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5 undervalued semiconductor stocks

Semiconductor stocks took a beating in 2022, leaving many names trading at a discount.

Mentioned: Advanced Micro Devices Inc (AMD), Intel Corp (INTC), Marvell Technology Inc (MRVL), NVIDIA Corp (NVDA), NXP Semiconductors NV (NXPI), Samsung Electronics Co Ltd (SSNHZ), Skyworks Solutions Inc (SWKS), Taiwan Semiconductor Manufacturing Co Ltd (TSM), Texas Instruments Inc (TXN), Volkswagen AG (VLKAF)

Semiconductor stocks have gotten clobbered in the past year amid lingering supply chain constraints, geopolitical sales restrictions, and rising interest rates. But for long-term investors interested in adding semiconductor stocks to their portfolio, these headwinds have sent the stocks of several high-quality companies down to discount-level prices.

It’s been a tough road for semiconductor stocks over the past year.

As of Feb. 21, 2023, the Morningstar US Semiconductor Index, which measures the performance of companies operating in the semiconductors industry, is down 10.7% for the trailing 12-month period. That’s more than twice the decline of the broader market, which is off 5% for the same period, as measured by the Morningstar US Market Index.

The pandemic-fueled boom in demand for home electronics and personal computers—destinations for semiconductor chips—dwindled, leaving an oversupply of chips in its place. Then, fears of a recession led companies to reduce their spending on high-tech semiconductor products. On top of that, in late 2022, the U.S. Department of Commerce’s restrictions on the sale of semiconductors and equipment to China led to another slump for semiconductor stocks.

All this contributed to a loss of 37.7% for the U.S. Semiconductor Index in 2022, compared with a 19.4% drop in the US Market Index.

Line chart showing Morningstar Semiconductor Index compared to the broader market

What is a Semiconductor Stock?

Semiconductor companies design, manufacture, and market microchips and microprocessors. Big names in the space include Nvidia NVDA and Texas Instruments TXN.

To look for undervalued stocks in the semiconductor industry, we screened the Morningstar US Semiconductor Index for names that carried a Morningstar Rating of 4 or 5 stars, which is determined by a stock’s current price, Morningstar’s estimate of the stock’s fair value, and the uncertainty rating of the fair value. We also screened for companies that carried a Morningstar Economic Moat Rating of narrow, which measures the degree to which the company has a durable competitive advantage.

Semiconductor Stocks to Buy Now

These were the five most undervalued semiconductor stocks in the Morningstar US Semiconductor Index as of Feb. 21, 2023.

  • Advanced Micro Devices AMD
  • Skyworks Solutions SWKS
  • Marvell Technology MRVL
  • Intel INTC
  • NXP Semiconductors NXPI

The most undervalued company on the list is Advanced Micro Devices, trading at a 32% discount to the fair value estimate set by Morningstar analysts. The least undervalued on the list is NXP Semiconductors, trading at a 12% discount.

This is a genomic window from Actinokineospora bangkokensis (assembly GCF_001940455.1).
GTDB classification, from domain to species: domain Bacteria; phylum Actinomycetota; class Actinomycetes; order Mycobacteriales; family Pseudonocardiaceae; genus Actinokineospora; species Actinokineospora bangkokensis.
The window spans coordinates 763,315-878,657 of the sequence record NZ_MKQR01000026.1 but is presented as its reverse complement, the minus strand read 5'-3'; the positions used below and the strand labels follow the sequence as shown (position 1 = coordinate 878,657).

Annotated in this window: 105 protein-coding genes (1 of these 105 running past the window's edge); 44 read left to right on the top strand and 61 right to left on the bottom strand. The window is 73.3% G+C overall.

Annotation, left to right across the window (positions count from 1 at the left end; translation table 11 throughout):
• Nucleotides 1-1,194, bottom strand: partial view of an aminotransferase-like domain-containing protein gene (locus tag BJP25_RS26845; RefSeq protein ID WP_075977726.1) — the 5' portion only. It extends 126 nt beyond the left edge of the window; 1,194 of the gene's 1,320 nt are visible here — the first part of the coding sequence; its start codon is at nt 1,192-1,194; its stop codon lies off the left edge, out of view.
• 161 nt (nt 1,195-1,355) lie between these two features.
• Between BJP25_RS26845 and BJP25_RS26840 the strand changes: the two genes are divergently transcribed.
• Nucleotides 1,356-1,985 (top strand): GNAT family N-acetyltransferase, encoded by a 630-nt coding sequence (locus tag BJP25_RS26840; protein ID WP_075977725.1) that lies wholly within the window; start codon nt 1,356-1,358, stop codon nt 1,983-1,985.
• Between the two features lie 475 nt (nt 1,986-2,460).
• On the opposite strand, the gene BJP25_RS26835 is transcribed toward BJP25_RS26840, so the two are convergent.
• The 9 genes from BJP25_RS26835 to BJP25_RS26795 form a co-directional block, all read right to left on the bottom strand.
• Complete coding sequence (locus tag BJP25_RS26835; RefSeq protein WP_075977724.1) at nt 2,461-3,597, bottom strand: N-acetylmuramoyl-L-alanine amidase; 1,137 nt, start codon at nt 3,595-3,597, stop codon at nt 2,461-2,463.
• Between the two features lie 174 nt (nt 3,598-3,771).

Chart showing undervalued semiconductor stocks


Advanced Micro Devices


  • Ticker: AMD
  • Fair Value Estimate: $115
  • Stock Price: $78.50


“Advanced Micro Devices designs an array of chips for various computing applications. These products include central processing units and graphics processing units tailored to PCs, game consoles, and servers. AMD operates in the x86-based duopoly with Intel that dominates the PC and server CPU markets. We think AMD benefits from intangible assets related to its x86 instruction set architecture license and chip design expertise, which gives us confidence that the firm will generate excess returns over its cost of capital over the next decade and thus warrants a narrow economic moat rating.”

“We think the firm is well positioned to enjoy data center growth driven by the shift from on-premises to cloud computing. In the mature PC market, we think AMD will also gain share at Intel’s expense in the coming years. One potent risk for both AMD and Intel is the shift to ARM-based CPUs in PCs and servers, though we expect x86-based chips to remain dominant for the foreseeable future. AMD has focused on utilizing its CPU and GPU technology in semicustom processor applications, such as game consoles. AMD’s semicustom processors have been included in recent Microsoft Xbox and Sony PlayStation game consoles. AMD also competes against Nvidia in the discrete GPU market, though we don’t believe AMD is as competitive in GPUs as it is in CPUs.”

—Abhinav Davuluri, strategist


Skyworks Solutions


  • Ticker: SWKS
  • Fair Value Estimate: $155
  • Stock Price: $115.84

“Skyworks Solutions is a leading supplier of a variety of radio frequency components to smartphone makers and other electronics manufacturers. Although the company faces an intense competitive landscape, it should succeed in the coming years as the handset industry focuses on 5G devices, which we expect to require higher radio frequency dollar content per phone.”